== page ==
Second, we need to know just how much field position can be expected to be gained by a punt. Using ESPN’s stats, we can see that last year, the median NET punting average was approximately 41 yards (between 41 and 42).
So we have our building blocks:
- Teams are successful at converting 4th and 1 yard 66.5% of the time.
- By choosing to punt, teams can be “expected” to gain approximately 41 yards of field position.
Now let’s look at expected points and put those two things in context. Here is a graph showing the expected value of a first down at each yard line.
Unsurprisingly, the expected value of a first down increases towards 6 points as you get closer to the goal line. By itself, though, this chart isn’t overly helpful. However, we can use this chart to gauge the value of an average punt in each spot.
Let’s look at the scenario of a 4th and 1 at the offense’s own 9 yard line (the worst possible field position at which this can occur). Simplifying things, there are 3 potential outcomes.
- Punting, which we will assume results in the opposing team taking possession at the 50 yard line (41 yard kick).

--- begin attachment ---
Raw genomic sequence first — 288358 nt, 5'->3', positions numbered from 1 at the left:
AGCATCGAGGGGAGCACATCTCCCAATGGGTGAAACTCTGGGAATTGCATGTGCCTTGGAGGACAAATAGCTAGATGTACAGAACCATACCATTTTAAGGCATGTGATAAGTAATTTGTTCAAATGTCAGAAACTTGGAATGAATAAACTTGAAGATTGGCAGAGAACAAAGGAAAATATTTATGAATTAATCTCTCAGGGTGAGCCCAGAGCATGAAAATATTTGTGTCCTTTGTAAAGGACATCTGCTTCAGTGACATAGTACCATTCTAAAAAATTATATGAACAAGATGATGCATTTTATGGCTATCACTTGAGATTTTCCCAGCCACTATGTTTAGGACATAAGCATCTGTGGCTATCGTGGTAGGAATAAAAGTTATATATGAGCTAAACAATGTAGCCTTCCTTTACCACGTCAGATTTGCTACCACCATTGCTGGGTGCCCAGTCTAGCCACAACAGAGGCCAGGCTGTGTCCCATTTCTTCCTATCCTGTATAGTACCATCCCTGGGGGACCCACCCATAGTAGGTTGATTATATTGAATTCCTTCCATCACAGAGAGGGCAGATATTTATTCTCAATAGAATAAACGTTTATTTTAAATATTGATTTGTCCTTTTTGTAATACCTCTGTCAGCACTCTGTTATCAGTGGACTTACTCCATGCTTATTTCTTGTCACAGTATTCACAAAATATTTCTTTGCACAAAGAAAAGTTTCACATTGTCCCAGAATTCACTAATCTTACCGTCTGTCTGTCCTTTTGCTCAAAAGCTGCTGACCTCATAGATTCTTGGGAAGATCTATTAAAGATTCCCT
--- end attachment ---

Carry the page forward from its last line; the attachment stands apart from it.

- Going for it and converting. Here, to keep things easy, we’ll assume the offense gains just 1 yard, the minimum needed to gain a 1st down.
- Going for it and failing, the result of which gives the opposing team the ball at the 9 yard line.
Applying the success rate and expected points we saw above, we come to the following values for each scenario:
- Punting is worth -2.04 points, which is the expected value of a 1st down at the 50 yard line (for the other team, hence the negative).
- Going for it and gaining 1 yard is worth -0.21 points, which is the value of a 1st down at the 10 yard line. However, this only has a 66.5% chance of happening, which we’ll adjust for in a moment.
- Going for it and failing is worth -4.83 points, which is the value of a 1st down for the OTHER team at the 9 yard line.
Using the 66.5%/33.5% success odds, we can calculate the expected value of going for it, that is the expected value WITHOUT KNOWING if you will succeed or fail.
Converting: -0.21 * .665 = -0.14